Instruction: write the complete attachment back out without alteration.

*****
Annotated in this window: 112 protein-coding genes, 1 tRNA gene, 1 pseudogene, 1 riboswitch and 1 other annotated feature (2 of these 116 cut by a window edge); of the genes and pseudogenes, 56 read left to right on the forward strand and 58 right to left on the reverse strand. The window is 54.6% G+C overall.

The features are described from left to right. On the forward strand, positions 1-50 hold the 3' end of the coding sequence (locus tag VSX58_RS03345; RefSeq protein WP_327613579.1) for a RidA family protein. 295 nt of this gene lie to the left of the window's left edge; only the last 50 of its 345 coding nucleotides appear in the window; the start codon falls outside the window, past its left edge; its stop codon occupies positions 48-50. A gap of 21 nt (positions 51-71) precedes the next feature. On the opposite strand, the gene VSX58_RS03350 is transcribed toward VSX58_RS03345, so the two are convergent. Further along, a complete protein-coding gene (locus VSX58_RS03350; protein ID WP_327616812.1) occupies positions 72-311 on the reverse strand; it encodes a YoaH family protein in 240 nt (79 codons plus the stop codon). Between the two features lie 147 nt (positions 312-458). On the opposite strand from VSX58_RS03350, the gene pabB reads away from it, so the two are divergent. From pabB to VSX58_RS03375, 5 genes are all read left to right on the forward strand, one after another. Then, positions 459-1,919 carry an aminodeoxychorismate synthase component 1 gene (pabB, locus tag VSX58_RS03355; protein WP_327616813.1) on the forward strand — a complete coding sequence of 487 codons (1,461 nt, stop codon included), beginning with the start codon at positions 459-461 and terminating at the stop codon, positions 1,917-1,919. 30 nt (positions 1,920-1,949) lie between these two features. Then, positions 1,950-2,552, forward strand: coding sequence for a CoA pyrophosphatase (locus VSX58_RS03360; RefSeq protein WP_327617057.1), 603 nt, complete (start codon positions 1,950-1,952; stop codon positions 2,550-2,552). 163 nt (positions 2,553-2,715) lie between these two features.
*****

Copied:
Annotated in this window: 112 protein-coding genes, 1 tRNA gene, 1 pseudogene, 1 riboswitch and 1 other annotated feature (2 of these 116 cut by a window edge); of the genes and pseudogenes, 56 read left to right on the forward strand and 58 right to left on the reverse strand. The window is 54.6% G+C overall.

The features are described from left to right. On the forward strand, positions 1-50 hold the 3' end of the coding sequence (locus tag VSX58_RS03345; RefSeq protein WP_327613579.1) for a RidA family protein. 295 nt of this gene lie to the left of the window's left edge; only the last 50 of its 345 coding nucleotides appear in the window; the start codon falls outside the window, past its left edge; its stop codon occupies positions 48-50. A gap of 21 nt (positions 51-71) precedes the next feature. On the opposite strand, the gene VSX58_RS03350 is transcribed toward VSX58_RS03345, so the two are convergent. Further along, a complete protein-coding gene (locus VSX58_RS03350; protein ID WP_327616812.1) occupies positions 72-311 on the reverse strand; it encodes a YoaH family protein in 240 nt (79 codons plus the stop codon). Between the two features lie 147 nt (positions 312-458). On the opposite strand from VSX58_RS03350, the gene pabB reads away from it, so the two are divergent. From pabB to VSX58_RS03375, 5 genes are all read left to right on the forward strand, one after another. Then, positions 459-1,919 carry an aminodeoxychorismate synthase component 1 gene (pabB, locus tag VSX58_RS03355; protein WP_327616813.1) on the forward strand — a complete coding sequence of 487 codons (1,461 nt, stop codon included), beginning with the start codon at positions 459-461 and terminating at the stop codon, positions 1,917-1,919. 30 nt (positions 1,920-1,949) lie between these two features. Then, positions 1,950-2,552, forward strand: coding sequence for a CoA pyrophosphatase (locus VSX58_RS03360; RefSeq protein WP_327617057.1), 603 nt, complete (start codon positions 1,950-1,952; stop codon positions 2,550-2,552). 163 nt (positions 2,553-2,715) lie between these two features.